Ohran Viper
I know this pick is no surprise to anyone,
but let’s give credit where credit is due. Ohran Viper is a great creature for all kinds of decks. The only limits on the use for this awesome creature involve his casting cost. A double green mana cost means that Ohran Viper will be limited to beatdown decks most of the time. Nothing wrong with that, though. Ohran Viper is so good because he is easy and quick to play and creates a serious problem for your opponent from the moment he hits the board. If your opponent has no creatures, then he faces the problem of you drawing cards when your viper is unblocked. If your opponent does have creatures, he faces the problem of needing to not only block your Ohran Viper, but to block it with a large enough creature to kill your viper. Your opponent can’t use a much less important creature, like a wall or a small creature, to deal with Ohran Viper, because their creature dies while your snake just keeps on bringing it. I think I could write an entire article about Ohran Viper and how much trouble this card can cause for your opponent. If I did write that kind of article, I think I would title it “Snakes Are A Pain!” and I would try to get Samuel Jackson to dramatically read the article for some kind of webcast. Just thinking out loud here.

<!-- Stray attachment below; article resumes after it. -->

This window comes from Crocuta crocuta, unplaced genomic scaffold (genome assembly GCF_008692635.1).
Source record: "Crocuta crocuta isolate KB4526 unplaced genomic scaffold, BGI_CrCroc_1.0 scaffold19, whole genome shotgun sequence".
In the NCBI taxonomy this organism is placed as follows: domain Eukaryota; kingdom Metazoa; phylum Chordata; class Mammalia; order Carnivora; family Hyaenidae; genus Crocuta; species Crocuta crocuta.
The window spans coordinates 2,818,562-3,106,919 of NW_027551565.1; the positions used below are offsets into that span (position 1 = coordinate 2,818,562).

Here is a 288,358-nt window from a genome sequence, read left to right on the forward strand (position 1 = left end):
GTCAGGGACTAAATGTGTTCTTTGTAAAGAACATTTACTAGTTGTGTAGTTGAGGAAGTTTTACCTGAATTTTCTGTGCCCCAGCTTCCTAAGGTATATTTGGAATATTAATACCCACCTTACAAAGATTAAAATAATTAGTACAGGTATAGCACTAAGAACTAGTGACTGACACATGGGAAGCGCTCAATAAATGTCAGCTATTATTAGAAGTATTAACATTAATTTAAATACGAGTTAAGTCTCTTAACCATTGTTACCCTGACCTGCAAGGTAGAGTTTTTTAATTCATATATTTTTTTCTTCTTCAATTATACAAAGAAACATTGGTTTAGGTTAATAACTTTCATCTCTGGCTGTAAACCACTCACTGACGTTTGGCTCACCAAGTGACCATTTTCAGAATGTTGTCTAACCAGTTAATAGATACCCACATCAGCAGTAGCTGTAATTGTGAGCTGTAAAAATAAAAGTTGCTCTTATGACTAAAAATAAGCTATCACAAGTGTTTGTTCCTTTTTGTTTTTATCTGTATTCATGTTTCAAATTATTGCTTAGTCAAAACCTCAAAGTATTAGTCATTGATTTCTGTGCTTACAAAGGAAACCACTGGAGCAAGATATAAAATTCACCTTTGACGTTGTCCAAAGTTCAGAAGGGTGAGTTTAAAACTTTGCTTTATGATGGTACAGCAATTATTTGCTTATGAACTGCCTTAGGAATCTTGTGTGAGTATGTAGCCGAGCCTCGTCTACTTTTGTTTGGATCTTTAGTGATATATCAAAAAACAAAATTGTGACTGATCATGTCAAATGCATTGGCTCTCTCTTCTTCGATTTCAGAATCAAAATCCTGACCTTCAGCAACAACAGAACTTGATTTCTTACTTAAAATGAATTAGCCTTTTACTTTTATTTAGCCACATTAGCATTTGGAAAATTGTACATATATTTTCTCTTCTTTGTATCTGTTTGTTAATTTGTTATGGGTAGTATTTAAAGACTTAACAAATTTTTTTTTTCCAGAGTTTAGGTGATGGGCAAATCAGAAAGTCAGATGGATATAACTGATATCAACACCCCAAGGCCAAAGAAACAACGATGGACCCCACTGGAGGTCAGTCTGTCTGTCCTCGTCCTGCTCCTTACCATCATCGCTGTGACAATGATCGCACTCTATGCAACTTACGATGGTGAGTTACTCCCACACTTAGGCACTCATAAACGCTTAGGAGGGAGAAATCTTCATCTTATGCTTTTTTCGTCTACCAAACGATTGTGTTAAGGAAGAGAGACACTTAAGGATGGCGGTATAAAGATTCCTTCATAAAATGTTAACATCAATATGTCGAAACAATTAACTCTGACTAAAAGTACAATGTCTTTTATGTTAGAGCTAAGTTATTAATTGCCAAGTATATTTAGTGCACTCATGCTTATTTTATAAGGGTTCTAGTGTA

Rune Snag
Mana Leak-like counter magic is not very interesting to limited players booster drafting Coldsnap, but it’s plenty interesting to constructed blue players. When you have four Rune Snags in your constructed deck, you have a card that may actually be better than the original Mana Leak. With four copies in your deck, your first Rune Snag will probably find its way to your hand pretty early in the game, just in time to counter an opponent’s key spell when he doesn’t have two extra mana to spend. Later in the game, when Mana Leak becomes less useful, your subsequent copies of Rune Snag actually become better and better. It will be really fun to see players respond when they are forced to play around your two untapped mana almost as if the original Counterspell were still legal! This card should also make mirror matches between blue control decks just plain annoying for both players.